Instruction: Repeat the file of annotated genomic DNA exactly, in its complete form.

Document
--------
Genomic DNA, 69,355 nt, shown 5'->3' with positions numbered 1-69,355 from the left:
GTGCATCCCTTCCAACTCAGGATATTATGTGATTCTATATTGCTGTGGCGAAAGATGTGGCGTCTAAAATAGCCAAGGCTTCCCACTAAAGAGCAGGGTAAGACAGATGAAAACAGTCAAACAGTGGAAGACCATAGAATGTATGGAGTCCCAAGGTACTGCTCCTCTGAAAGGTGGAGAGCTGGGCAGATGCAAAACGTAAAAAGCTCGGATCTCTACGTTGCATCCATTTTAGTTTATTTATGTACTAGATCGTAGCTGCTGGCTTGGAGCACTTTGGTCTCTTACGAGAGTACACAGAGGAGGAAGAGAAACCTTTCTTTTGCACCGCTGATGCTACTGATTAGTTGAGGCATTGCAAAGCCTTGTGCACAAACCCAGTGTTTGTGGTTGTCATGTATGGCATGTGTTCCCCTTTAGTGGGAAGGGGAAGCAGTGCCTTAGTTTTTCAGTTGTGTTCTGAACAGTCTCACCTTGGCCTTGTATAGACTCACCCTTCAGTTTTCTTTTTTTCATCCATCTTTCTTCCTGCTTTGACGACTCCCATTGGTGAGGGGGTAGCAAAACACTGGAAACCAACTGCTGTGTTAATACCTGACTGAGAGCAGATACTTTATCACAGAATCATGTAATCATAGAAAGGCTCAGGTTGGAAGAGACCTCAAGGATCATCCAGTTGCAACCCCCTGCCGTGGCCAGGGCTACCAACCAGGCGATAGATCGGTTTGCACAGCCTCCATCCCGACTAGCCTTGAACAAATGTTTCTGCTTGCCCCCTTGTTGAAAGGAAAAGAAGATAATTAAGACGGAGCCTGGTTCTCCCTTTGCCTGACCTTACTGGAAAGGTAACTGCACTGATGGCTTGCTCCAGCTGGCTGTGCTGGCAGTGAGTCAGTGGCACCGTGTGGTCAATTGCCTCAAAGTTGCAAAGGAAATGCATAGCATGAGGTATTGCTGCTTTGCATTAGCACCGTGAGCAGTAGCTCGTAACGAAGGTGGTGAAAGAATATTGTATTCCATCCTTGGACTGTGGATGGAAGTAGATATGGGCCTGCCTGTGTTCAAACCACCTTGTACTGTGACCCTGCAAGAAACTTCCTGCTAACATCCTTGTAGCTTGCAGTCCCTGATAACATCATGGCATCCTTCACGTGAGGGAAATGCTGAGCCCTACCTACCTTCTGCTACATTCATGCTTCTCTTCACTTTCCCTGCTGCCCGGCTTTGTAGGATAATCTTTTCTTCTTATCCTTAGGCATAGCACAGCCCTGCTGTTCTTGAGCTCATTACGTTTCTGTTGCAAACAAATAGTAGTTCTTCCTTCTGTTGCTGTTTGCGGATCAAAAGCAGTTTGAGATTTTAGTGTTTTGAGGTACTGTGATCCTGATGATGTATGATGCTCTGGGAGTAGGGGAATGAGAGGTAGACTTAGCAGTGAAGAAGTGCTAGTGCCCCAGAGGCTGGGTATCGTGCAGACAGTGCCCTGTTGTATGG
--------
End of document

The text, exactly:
Genomic DNA, 69,355 nt, shown 5'->3' with positions numbered 1-69,355 from the left:
GTGCATCCCTTCCAACTCAGGATATTATGTGATTCTATATTGCTGTGGCGAAAGATGTGGCGTCTAAAATAGCCAAGGCTTCCCACTAAAGAGCAGGGTAAGACAGATGAAAACAGTCAAACAGTGGAAGACCATAGAATGTATGGAGTCCCAAGGTACTGCTCCTCTGAAAGGTGGAGAGCTGGGCAGATGCAAAACGTAAAAAGCTCGGATCTCTACGTTGCATCCATTTTAGTTTATTTATGTACTAGATCGTAGCTGCTGGCTTGGAGCACTTTGGTCTCTTACGAGAGTACACAGAGGAGGAAGAGAAACCTTTCTTTTGCACCGCTGATGCTACTGATTAGTTGAGGCATTGCAAAGCCTTGTGCACAAACCCAGTGTTTGTGGTTGTCATGTATGGCATGTGTTCCCCTTTAGTGGGAAGGGGAAGCAGTGCCTTAGTTTTTCAGTTGTGTTCTGAACAGTCTCACCTTGGCCTTGTATAGACTCACCCTTCAGTTTTCTTTTTTTCATCCATCTTTCTTCCTGCTTTGACGACTCCCATTGGTGAGGGGGTAGCAAAACACTGGAAACCAACTGCTGTGTTAATACCTGACTGAGAGCAGATACTTTATCACAGAATCATGTAATCATAGAAAGGCTCAGGTTGGAAGAGACCTCAAGGATCATCCAGTTGCAACCCCCTGCCGTGGCCAGGGCTACCAACCAGGCGATAGATCGGTTTGCACAGCCTCCATCCCGACTAGCCTTGAACAAATGTTTCTGCTTGCCCCCTTGTTGAAAGGAAAAGAAGATAATTAAGACGGAGCCTGGTTCTCCCTTTGCCTGACCTTACTGGAAAGGTAACTGCACTGATGGCTTGCTCCAGCTGGCTGTGCTGGCAGTGAGTCAGTGGCACCGTGTGGTCAATTGCCTCAAAGTTGCAAAGGAAATGCATAGCATGAGGTATTGCTGCTTTGCATTAGCACCGTGAGCAGTAGCTCGTAACGAAGGTGGTGAAAGAATATTGTATTCCATCCTTGGACTGTGGATGGAAGTAGATATGGGCCTGCCTGTGTTCAAACCACCTTGTACTGTGACCCTGCAAGAAACTTCCTGCTAACATCCTTGTAGCTTGCAGTCCCTGATAACATCATGGCATCCTTCACGTGAGGGAAATGCTGAGCCCTACCTACCTTCTGCTACATTCATGCTTCTCTTCACTTTCCCTGCTGCCCGGCTTTGTAGGATAATCTTTTCTTCTTATCCTTAGGCATAGCACAGCCCTGCTGTTCTTGAGCTCATTACGTTTCTGTTGCAAACAAATAGTAGTTCTTCCTTCTGTTGCTGTTTGCGGATCAAAAGCAGTTTGAGATTTTAGTGTTTTGAGGTACTGTGATCCTGATGATGTATGATGCTCTGGGAGTAGGGGAATGAGAGGTAGACTTAGCAGTGAAGAAGTGCTAGTGCCCCAGAGGCTGGGTATCGTGCAGACAGTGCCCTGTTGTATGG